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Tuesday, January 10, 2012

Bronya in Ghana

When I lived in the States, it seemed that all my Ghanaian family and friends used to crave to be in Ghana for Christmas. They would talk about it so much that you would think Jesus was going to be reborn right there in Accra! I assume the big deal was because 1. the weather is pleasant 2. it's a great time to see family and friends 3. it's home.
So experiencing Christmas in Ghana was a semi-big deal for me because now I had the chance to see what the big deal was. Well, folks, I'm here to say Christmas is Christmas for Ghanaians. There's the caroling and decor just as we have in the States but here, it's almost out of place... If not for the tinsel and lights at every vendor in the market, I would have forgotten it was Christmastime. And oh, don't forget the annoying "Feliz Navidad" by Bony M. that Ghanaians love to overplay. The one thing I loved about Christmas here was the caroling in Twi. Man oh man. I don't speak/understand the language so well, but when I went to Carols Night on campus, I was almost moved to tears. The harmony, the voices, the celebration was just sheer pleasure. I loved that the most; celebrating the birth of Christ with songs of praise. It was wonderful.

But, the one thing that I now believe is highly associated with Christmas all over the world is Christmas presents. It didn't help that I was the supposed rich foreigner who had enough money to spare the whole community because I was randomly approached, or shall I say reminded, about giving people a Christmas gift. And these people were absolute strangers! For example, I had to go to the Nigerian Embassy for a visa (about that later) and the manager at the desk winked at me and said the next time I come back to pick up my visa, I shouldn't "forget" her Christmas present. Was I supposed to remember?
Or the folks who delivered my barrel of items I shipped from the States. They asked several times for a Christmas present. I assume they wanted a tip but geesh....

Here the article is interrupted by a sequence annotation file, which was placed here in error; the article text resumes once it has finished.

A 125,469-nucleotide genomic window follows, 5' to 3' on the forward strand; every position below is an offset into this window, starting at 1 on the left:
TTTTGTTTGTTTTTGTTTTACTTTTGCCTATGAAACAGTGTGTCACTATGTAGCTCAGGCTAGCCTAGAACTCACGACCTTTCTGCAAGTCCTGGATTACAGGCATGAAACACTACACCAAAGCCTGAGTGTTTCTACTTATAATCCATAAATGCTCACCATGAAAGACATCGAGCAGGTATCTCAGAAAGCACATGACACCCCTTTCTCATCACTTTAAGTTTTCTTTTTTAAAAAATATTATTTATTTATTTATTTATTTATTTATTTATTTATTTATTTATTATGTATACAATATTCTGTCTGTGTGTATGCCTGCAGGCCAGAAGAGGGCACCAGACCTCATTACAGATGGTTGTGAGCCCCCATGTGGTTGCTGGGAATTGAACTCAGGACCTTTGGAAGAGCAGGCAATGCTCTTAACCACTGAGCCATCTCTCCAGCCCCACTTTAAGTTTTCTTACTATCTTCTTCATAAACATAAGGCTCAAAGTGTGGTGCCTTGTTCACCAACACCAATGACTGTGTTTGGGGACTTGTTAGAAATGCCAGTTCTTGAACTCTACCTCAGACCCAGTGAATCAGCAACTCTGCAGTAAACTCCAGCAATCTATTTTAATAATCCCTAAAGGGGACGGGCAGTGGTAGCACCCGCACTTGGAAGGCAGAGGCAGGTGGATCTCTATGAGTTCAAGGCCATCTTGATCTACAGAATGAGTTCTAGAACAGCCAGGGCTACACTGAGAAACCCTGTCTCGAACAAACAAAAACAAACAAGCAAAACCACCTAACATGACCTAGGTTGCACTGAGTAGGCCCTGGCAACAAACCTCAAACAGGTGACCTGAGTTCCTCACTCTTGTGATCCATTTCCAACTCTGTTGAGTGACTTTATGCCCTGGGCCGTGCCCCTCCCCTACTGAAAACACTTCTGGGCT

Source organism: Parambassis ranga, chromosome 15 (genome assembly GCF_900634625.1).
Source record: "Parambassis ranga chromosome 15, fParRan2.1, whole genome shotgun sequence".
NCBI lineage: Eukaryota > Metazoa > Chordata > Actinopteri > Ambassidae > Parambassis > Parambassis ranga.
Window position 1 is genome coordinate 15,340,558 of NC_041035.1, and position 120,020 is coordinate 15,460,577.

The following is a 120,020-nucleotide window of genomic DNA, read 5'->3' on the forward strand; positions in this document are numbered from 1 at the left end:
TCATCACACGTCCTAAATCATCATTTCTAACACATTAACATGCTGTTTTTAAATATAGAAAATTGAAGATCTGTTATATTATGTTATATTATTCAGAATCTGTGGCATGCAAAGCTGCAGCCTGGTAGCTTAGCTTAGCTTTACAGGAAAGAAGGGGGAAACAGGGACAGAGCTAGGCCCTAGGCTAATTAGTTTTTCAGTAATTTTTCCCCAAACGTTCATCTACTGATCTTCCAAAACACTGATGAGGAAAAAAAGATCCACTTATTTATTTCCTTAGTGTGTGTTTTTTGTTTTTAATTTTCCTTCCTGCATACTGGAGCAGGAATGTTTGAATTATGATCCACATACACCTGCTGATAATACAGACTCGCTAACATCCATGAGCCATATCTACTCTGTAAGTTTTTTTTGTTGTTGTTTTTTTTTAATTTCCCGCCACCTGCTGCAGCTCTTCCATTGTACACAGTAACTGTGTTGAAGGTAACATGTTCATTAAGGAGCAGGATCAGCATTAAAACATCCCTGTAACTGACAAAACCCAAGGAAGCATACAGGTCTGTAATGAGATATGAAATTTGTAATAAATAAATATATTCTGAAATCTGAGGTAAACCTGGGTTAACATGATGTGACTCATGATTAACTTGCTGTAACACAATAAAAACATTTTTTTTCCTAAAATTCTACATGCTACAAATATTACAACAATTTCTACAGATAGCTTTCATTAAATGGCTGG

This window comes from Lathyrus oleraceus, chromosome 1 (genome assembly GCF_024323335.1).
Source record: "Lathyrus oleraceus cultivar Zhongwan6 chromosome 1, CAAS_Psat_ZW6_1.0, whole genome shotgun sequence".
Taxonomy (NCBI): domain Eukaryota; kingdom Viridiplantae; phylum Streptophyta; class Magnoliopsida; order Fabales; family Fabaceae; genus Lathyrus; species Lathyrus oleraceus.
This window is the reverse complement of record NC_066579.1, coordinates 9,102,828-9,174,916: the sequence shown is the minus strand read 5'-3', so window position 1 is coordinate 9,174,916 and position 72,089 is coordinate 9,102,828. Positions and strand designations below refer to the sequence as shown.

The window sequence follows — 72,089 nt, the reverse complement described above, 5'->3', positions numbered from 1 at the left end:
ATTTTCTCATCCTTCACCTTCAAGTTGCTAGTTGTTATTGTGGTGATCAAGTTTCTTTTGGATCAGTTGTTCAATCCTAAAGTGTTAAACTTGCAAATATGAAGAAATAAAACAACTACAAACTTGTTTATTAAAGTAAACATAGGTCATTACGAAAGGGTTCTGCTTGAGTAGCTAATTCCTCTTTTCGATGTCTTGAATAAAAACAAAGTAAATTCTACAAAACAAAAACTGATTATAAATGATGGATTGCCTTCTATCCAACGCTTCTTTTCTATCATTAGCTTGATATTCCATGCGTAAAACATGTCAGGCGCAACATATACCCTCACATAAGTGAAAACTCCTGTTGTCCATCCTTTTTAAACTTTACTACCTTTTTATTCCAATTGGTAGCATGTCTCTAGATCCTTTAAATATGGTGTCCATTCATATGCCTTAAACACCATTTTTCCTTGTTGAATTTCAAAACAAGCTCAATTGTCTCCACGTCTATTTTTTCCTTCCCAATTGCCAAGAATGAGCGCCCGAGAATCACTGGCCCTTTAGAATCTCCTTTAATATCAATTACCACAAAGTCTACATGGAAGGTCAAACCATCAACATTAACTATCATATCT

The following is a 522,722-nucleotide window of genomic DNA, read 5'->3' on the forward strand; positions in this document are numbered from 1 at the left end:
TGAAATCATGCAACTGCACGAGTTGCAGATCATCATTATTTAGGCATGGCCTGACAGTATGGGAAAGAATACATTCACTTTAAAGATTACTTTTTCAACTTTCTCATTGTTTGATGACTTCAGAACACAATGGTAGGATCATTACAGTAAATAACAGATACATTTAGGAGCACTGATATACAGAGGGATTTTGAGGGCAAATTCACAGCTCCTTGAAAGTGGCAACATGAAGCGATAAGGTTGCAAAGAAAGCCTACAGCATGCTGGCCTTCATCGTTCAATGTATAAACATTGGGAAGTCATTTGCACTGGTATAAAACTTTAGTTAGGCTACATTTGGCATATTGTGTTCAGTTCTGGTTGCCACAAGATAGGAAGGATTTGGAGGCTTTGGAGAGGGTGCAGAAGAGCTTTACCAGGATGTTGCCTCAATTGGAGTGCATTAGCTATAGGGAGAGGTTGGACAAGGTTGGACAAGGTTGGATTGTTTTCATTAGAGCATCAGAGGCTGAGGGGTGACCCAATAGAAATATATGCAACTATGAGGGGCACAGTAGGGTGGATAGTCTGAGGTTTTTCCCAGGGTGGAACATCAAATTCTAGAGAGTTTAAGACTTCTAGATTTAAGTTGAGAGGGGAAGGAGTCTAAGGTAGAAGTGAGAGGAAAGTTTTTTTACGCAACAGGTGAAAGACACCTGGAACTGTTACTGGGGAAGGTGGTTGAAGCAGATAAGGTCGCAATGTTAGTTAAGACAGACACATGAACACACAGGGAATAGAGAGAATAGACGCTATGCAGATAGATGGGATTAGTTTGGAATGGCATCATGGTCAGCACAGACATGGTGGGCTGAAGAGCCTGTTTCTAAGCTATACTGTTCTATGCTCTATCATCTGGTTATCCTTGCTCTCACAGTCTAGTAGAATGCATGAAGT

In these cases, folks just want a few cedis to grease their palm and I don't mind dashing money here and there but I had this creeping feeling that I wish someone would think to give me a gift too! I like Christmas presents!
But I thank God that I was even in the position to make someone's holiday nicer with money that didn't even equate $5. It seems that the little is greatly appreciated in this country and it was nice to be a part of that.

I hope you all had a happy Christmas, Afehyia Pa! (


Anonymous said...

girl, the manager at the embassy meant a "bribe". Don't get it twisted. lol!

The New Ghanaian said...

Hahaha as Yedei mentioned, it is "bribe" as well as the usual, seasonal Ghanaian rhetoric. Ghanaians like to assume that others, including strangers will be considerate in remembering us during Christmas time...Safe trip to Naija. We trust that you'll be in good hands.

Ama Kyei said...

@ Yedei and TNG- bribe.... yes, but I was confused because the lady had nothing to do with the service. I would have gotten my visa either way; I think she was testing her luck. I think they ALL test their luck when they ask for their "bronya dea" (sp:)

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